Royal stands tall on sustainable forest management
Prince of Wales’ passion for forests and the natural world is well known
The strong connection between royalty and forestry was evidenced when the Prince of Wales participated in a forestry roundtable meeting hosted by the Institute of Foresters Australia in Queensland’s Mossman Gorge.
“It was a once in a lifetime meeting and I believe a meeting of minds about the challenges we face in managing forests not only in Australia but around the world,” said Rob de Fégely, Vice-President of the Institute of Foresters of Australia.
Roundtable attendees included Senator Anne Ruston (Assistant Minister for Agriculture), Queensland Minister for Agricultural Industry Development and Fisheries Mark Furner, and James Treadwell (President of the NZ Institute of Forestry).
The Roundtable started with a welcome to country and smoking ceremony undertaken by Kuku Yalanji elder Mr Roy Gibson.
His Royal Highness then took a guided walk on the Baral Marrjanga elevated boardwalk in the rainforest with Brett Stallbaum (Cape York manager for Queensland Parks and Wildlife Service) along with Rob de Fégely and Geraint Richards (Head Forester for the Duchy of Cornwall).
The Prince has a wellknown passion for forests and the natural world. In recent years, he has provided support to the professional forestry institutes in Australia and New Zealand and prior to that in Canada and United Kingdom.
Forest researchers have the International Union of Forest Research Organisation (IUFRO) to unite them but practising forest managers currently have no international forum. The Institutes are in the process of establishing an International Network of Professional Forestry Associations and the Institute of Foresters of Australia is the initial secretariat.
The industry is also struggling to recruit young foresters to manage our forests for conservation and production. It has lots of specialists but recognises a need for the broad practical skills of foresters to ensure all the values of forests are protected.
Managing forests without foresters would be like a health system without GPs, Mr de Fégely said.
To assist this process His Royal Highness has supported two awards for young foresters, The Prince of Wales Sustainable Forestry Award and The Prince of Wales Leadership Award. The latter being an exchange opportunity to work in forest management in another country.
The two recent recipients of the Prince of Wales
Sustainable Forestry Awards, Mr Jesse Mahoney (from Australia) and Mr Alfred Duval (from New Zealand), were present at the roundtable. Both expressed their thanks to His Royal Highness stating how much the award and recognition meant to them.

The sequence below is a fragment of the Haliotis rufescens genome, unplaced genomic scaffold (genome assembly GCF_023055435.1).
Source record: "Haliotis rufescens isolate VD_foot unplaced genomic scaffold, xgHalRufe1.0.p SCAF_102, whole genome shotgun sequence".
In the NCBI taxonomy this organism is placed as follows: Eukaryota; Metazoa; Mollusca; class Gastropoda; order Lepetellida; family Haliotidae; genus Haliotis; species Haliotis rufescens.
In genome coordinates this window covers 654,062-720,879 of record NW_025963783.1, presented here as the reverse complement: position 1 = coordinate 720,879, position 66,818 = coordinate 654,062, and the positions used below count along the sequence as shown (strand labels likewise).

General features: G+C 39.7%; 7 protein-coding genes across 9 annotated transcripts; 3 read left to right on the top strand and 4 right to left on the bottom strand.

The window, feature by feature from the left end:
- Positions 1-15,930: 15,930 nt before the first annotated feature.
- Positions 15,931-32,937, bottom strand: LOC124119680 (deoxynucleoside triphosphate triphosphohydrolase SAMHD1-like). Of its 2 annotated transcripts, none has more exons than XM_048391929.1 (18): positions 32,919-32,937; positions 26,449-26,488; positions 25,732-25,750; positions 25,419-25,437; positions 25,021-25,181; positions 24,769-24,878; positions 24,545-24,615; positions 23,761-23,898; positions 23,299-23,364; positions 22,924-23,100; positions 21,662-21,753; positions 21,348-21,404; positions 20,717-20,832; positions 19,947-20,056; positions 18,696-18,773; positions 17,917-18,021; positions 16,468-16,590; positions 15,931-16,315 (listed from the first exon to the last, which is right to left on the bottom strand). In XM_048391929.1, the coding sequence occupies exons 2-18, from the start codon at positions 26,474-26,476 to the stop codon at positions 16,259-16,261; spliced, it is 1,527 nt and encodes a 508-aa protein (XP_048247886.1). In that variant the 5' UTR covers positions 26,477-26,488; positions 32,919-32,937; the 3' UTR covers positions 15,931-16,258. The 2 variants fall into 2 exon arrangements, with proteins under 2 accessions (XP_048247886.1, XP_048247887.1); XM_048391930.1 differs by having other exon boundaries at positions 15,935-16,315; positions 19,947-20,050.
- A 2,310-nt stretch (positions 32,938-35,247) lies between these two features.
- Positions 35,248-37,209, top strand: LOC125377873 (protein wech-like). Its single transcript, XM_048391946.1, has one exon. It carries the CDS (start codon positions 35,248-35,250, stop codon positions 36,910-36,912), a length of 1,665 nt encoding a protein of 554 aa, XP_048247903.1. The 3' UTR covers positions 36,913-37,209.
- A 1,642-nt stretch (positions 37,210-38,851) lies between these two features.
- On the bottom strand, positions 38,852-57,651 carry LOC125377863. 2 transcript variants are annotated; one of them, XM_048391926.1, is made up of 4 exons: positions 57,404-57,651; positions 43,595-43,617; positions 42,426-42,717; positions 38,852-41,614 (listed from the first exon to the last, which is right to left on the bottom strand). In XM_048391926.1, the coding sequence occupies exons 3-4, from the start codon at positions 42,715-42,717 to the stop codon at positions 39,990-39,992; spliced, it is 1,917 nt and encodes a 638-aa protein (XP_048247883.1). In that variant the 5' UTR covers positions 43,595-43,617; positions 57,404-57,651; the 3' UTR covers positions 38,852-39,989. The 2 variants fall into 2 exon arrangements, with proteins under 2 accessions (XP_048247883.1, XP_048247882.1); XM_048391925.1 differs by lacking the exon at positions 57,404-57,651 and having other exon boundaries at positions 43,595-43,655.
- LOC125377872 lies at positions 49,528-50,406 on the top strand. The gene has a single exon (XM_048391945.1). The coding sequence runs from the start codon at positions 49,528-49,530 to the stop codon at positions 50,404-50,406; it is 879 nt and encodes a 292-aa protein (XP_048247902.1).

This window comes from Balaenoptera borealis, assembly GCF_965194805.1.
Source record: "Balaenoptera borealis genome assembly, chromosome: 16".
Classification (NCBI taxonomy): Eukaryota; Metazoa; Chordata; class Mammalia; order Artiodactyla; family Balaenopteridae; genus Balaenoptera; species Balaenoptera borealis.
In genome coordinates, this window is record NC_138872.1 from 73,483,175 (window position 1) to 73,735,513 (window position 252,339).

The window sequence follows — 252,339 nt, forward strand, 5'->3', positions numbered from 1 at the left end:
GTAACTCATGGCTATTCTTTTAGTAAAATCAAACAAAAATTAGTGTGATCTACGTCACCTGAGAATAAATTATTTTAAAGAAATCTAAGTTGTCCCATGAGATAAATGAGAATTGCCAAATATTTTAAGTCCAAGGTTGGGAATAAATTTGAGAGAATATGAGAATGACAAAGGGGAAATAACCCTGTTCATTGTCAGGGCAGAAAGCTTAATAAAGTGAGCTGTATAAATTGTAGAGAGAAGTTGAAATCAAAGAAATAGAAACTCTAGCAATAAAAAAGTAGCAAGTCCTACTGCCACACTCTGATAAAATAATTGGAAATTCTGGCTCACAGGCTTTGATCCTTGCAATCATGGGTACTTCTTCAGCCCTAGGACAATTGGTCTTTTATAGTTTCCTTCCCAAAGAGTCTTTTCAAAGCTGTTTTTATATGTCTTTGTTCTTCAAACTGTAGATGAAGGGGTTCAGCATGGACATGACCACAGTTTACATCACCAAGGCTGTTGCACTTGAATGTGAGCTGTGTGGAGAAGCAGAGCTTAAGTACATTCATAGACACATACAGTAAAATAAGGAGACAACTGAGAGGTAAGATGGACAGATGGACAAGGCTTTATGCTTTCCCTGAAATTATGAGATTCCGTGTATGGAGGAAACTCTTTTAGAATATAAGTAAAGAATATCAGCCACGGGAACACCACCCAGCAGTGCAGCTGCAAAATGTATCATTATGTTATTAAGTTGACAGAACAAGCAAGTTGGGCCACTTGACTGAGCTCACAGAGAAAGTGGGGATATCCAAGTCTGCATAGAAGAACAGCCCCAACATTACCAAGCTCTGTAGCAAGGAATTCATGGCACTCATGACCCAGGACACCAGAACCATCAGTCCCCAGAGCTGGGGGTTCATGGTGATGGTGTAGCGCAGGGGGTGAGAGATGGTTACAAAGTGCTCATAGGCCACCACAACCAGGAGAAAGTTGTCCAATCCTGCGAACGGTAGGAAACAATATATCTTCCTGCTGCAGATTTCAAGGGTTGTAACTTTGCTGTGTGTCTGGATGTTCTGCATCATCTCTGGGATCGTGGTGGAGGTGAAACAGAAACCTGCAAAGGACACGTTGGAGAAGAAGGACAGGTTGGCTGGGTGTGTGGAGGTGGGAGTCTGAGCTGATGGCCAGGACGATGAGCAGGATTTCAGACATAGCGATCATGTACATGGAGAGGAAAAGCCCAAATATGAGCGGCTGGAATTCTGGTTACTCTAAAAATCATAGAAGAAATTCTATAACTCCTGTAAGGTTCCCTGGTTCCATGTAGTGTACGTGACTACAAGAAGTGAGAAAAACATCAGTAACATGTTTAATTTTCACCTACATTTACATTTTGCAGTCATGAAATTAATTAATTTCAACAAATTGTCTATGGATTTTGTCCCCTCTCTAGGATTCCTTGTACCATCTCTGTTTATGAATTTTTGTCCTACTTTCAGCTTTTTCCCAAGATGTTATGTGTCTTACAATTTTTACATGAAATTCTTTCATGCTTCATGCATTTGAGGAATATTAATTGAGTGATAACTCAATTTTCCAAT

Senator Ruston described the roundtable as “a great opportunity to highlight the sustainable practices of Australia’s forest sector”.
“It was an honour to join His Royal Highness to discuss the integral role of Australia’s native forests and plantations in providing a renewable source of timber, and the role trees can play in dealing with international issues, such as climate change,” Minister Ruston said.
“The roundtable meeting was an important opportunity to renew Australia’s commitment to a high-tech, carbon positive, renewable forestry future.
“The Prince of Wales has been a passionate advocate of sustainable forest management and how it can help solve economic, social and environmental issues facing the world.
“Australia stands resolute to meet these growing challenges.
“It was incredibly generous of His Royal Highness to join us to discuss Australia’s place at the forefront of global sustainable forestry practises.
“Not only does the Australian domestic timber industry support many of our regional communities, it has the potential to provide opportunities for expansion of both indigenous and farm forestry.”
Minister Ruston said the Coalition Government was committed to delivering a new forestry future for Australia underpinned by an integrated and sustainable landscape approach to the management of all our forest resources.
“We discussed New Zealand’s place in world forestry and the goal of planting 1billion trees over 10 years,” Mr Treadwell said.
“His Royal Highness has EHHQ SURPRWLQJ WKH EHQH¿WV of forests for decades and most people are only just ZDNLQJ XS WR WKH EHQH¿WV forests bring to all people in terms of clean water, recreation, carbon sequestration, biodiversity and general wellbeing,” said Mr Treadwell.
“I was very pleased Alfred, one of our future foresters, was invited to attend. Alfred is only 24 and at the beginning of his forestry career; this was a great honour for him, but also highlighted the importance of future sustainability to His Royal Highness.”
Mr Duval said the visit was inspiring and had strengthened his resolve to promote IRUHVWV DQG DOO WKH EHQH¿WV they bring to all people. He understands, as the inaugural winner of the Prince of Wales Sustainability Cup, that he has a responsibility to deliver a new forestry future for New Zealand, which is underpinned by sustainable practices and an integrated approach to land use.
“The roundtable meeting was an important opportunity to renew Australia’s commitment to a high-tech, carbon positive, renewable forestry future”
Kuku Yalanji elder Roy Gibson and the Prince of Wales.
Rob de Fegely (Co-Chair Forest Industry Advisory Council, Vice-President of the Institute of Foresters of Australia, Chairman of Sustainable Timber Tasmania, Director Margules Groome Consulting, His Royal Highness the Prince of Wales, Assistant Minister for Agriculture and Water Resources Anne Ruston.